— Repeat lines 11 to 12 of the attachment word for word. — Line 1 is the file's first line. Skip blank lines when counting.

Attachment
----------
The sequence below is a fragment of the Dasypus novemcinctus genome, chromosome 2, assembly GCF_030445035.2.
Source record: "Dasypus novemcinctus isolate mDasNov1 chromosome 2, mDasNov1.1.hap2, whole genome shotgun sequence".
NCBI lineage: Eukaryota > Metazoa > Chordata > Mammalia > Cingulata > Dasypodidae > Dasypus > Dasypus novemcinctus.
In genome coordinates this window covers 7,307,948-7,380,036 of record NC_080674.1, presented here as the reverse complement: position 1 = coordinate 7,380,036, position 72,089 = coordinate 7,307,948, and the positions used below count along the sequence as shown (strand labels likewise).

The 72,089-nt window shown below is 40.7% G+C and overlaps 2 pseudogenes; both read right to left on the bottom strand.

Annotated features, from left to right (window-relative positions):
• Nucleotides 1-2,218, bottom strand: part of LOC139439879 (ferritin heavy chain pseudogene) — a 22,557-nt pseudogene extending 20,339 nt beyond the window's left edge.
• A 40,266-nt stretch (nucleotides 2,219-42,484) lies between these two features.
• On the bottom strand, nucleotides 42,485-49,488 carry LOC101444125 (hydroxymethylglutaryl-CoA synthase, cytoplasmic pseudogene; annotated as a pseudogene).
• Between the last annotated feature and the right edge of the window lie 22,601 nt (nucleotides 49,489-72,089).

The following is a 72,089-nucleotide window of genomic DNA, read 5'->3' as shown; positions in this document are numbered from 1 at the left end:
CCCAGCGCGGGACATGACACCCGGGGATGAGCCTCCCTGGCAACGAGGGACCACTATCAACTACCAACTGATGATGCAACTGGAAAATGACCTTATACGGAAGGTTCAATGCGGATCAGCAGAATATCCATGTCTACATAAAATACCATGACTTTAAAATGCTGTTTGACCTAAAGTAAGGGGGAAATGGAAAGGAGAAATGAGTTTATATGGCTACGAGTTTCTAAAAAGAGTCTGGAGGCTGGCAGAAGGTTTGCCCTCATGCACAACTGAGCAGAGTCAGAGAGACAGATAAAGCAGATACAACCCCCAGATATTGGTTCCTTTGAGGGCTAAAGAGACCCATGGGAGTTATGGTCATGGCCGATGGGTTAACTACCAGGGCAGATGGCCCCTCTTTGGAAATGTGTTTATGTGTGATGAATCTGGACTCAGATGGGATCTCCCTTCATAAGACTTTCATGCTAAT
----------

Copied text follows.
The following is a 72,089-nucleotide window of genomic DNA, read 5'->3' as shown; positions in this document are numbered from 1 at the left end:
CCCAGCGCGGGACATGACACCCGGGGATGAGCCTCCCTGGCAACGAGGGACCACTATCAACTACCAACTGATGATGCAACTGGAAAATGACCTTATACGGAAGGTTCAATGCGGATCAGCAGAATATCCATGTCTACATAAAATACCATGACTTTAAAATGCTGTTTGACCTAAAGTAAGGGGGAAATGGAAAGGAGAAATGAGTTTATATGGCTACGAGTTTCTAAAAAGAGTCTGGAGGCTGGCAGAAGGTTTGCCCTCATGCACAACTGAGCAGAGTCAGAGAGACAGATAAAGCAGATACAACCCCCAGATATTGGTTCCTTTGAGGGCTAAAGAGACCCATGGGAGTTATGGTCATGGCCGATGGGTTAACTACCAGGGCAGATGGCCCCTCTTTGGAAATGTGTTTATGTGTGATGAATCTGGACTCAGATGGGATCTCCCTTCATAAGACTTTCATGCTAAT